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Activists dodge police in Istanbul 'game of trans'

© AFP | Activists defied a ban to try and hold a march in Istanbul promoting the rights of transsexuals

ISTANBUL (AFP) - 

Several dozen activists promoting the rights of transsexuals defied a ban and tried to hold a rally in central Istanbul on Sunday, dubbing their efforts a "game of trans".

The Istanbul governorate had on Saturday banned the planned Trans Pride march from Taksim Square in the city centre on the grounds of security and saying no proper application had been lodged.

A large part of Taksim Square was closed off with a heavy security presence and water cannon trucks.

The activists, holding up rainbow flags, instead began their rally from the Pangalti district north of Taksim seeking to march on the square, an AFP correspondent said.

In a statement ahead of the march, organisers said the event had been held without problems in the past and did not pose a security threat.

"We are still here. We will continue to protect out lives. We are trans, we are here, get used to it! We are not going away," said the statement read by organiser Ceylan Cagdas.

On social media, the organisers used the hashtag "game of trans" to describe the event, a play on the popular TV drama "Game of Thrones".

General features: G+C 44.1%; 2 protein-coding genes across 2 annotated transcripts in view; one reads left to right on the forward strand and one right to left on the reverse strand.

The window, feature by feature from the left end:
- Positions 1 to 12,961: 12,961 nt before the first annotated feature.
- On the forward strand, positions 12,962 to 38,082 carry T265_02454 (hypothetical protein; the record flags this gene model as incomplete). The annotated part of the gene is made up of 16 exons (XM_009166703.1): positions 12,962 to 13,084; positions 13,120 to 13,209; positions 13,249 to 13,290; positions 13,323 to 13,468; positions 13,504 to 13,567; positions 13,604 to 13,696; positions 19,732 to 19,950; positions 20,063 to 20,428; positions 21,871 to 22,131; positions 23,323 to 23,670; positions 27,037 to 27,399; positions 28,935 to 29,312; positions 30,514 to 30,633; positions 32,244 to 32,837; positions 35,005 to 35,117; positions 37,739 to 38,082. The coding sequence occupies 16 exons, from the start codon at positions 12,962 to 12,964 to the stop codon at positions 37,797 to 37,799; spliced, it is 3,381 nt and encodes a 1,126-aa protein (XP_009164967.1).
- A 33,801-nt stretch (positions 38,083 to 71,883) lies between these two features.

But in the Harbiye district before Taksim they were blocked by Turkish police, who detained seven people, the Istanbul LGBTI+ rights group said. They were later all released.

The Trans Pride march was have been the eighth edition.

The ban came a week after Istanbul police used rubber bullets to thwart an attempt to hold a Gay Pride march in the city.

The Gay Pride March had up to 2014 been a regular annual event in Istanbul, attended by thousands of people every year. But it has been banned for three years in a row.

Critics say the bans are linked to a creeping conservatism under the ruling Islamic-rooted Justice and Development Party (AKP) led by President Recep Tayyip Erdogan.

But the authorities say they are merely acting in the interest of public security.

© 2017 AFP